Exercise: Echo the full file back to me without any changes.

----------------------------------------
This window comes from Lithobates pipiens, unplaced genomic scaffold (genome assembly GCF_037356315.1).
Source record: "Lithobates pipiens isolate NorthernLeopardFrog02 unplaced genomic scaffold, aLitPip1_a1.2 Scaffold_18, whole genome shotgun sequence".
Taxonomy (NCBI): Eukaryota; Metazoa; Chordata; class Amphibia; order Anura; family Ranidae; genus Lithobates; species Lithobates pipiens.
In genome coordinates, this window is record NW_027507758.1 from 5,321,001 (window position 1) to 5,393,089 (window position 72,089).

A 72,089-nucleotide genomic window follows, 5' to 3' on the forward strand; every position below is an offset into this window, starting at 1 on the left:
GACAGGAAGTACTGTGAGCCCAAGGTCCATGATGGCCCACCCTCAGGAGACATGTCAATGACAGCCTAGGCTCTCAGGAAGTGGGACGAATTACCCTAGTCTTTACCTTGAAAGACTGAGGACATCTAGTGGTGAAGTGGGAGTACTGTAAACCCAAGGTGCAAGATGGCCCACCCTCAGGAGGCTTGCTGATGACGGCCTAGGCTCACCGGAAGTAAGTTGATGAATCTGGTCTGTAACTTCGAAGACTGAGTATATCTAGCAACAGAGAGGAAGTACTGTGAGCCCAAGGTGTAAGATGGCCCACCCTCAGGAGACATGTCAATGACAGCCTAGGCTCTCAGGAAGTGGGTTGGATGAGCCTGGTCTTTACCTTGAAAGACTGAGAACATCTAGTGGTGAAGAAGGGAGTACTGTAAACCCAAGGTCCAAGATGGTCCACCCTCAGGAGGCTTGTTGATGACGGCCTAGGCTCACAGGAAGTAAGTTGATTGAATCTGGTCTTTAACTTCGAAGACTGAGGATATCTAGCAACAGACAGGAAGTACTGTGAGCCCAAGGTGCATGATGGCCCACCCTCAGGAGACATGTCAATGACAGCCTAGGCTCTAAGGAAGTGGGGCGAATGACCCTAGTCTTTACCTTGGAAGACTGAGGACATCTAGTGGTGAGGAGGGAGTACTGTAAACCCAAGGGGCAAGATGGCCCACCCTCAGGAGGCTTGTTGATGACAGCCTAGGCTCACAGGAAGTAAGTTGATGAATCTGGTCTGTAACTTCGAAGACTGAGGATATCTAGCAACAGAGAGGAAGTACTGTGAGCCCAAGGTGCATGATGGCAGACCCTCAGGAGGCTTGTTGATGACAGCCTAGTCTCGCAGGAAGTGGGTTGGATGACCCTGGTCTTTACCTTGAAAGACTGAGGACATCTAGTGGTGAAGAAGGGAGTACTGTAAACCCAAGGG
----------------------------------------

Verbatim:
This window comes from Lithobates pipiens, unplaced genomic scaffold (genome assembly GCF_037356315.1).
Source record: "Lithobates pipiens isolate NorthernLeopardFrog02 unplaced genomic scaffold, aLitPip1_a1.2 Scaffold_18, whole genome shotgun sequence".
Taxonomy (NCBI): Eukaryota; Metazoa; Chordata; class Amphibia; order Anura; family Ranidae; genus Lithobates; species Lithobates pipiens.
In genome coordinates, this window is record NW_027507758.1 from 5,321,001 (window position 1) to 5,393,089 (window position 72,089).

A 72,089-nucleotide genomic window follows, 5' to 3' on the forward strand; every position below is an offset into this window, starting at 1 on the left:
GACAGGAAGTACTGTGAGCCCAAGGTCCATGATGGCCCACCCTCAGGAGACATGTCAATGACAGCCTAGGCTCTCAGGAAGTGGGACGAATTACCCTAGTCTTTACCTTGAAAGACTGAGGACATCTAGTGGTGAAGTGGGAGTACTGTAAACCCAAGGTGCAAGATGGCCCACCCTCAGGAGGCTTGCTGATGACGGCCTAGGCTCACCGGAAGTAAGTTGATGAATCTGGTCTGTAACTTCGAAGACTGAGTATATCTAGCAACAGAGAGGAAGTACTGTGAGCCCAAGGTGTAAGATGGCCCACCCTCAGGAGACATGTCAATGACAGCCTAGGCTCTCAGGAAGTGGGTTGGATGAGCCTGGTCTTTACCTTGAAAGACTGAGAACATCTAGTGGTGAAGAAGGGAGTACTGTAAACCCAAGGTCCAAGATGGTCCACCCTCAGGAGGCTTGTTGATGACGGCCTAGGCTCACAGGAAGTAAGTTGATTGAATCTGGTCTTTAACTTCGAAGACTGAGGATATCTAGCAACAGACAGGAAGTACTGTGAGCCCAAGGTGCATGATGGCCCACCCTCAGGAGACATGTCAATGACAGCCTAGGCTCTAAGGAAGTGGGGCGAATGACCCTAGTCTTTACCTTGGAAGACTGAGGACATCTAGTGGTGAGGAGGGAGTACTGTAAACCCAAGGGGCAAGATGGCCCACCCTCAGGAGGCTTGTTGATGACAGCCTAGGCTCACAGGAAGTAAGTTGATGAATCTGGTCTGTAACTTCGAAGACTGAGGATATCTAGCAACAGAGAGGAAGTACTGTGAGCCCAAGGTGCATGATGGCAGACCCTCAGGAGGCTTGTTGATGACAGCCTAGTCTCGCAGGAAGTGGGTTGGATGACCCTGGTCTTTACCTTGAAAGACTGAGGACATCTAGTGGTGAAGAAGGGAGTACTGTAAACCCAAGGG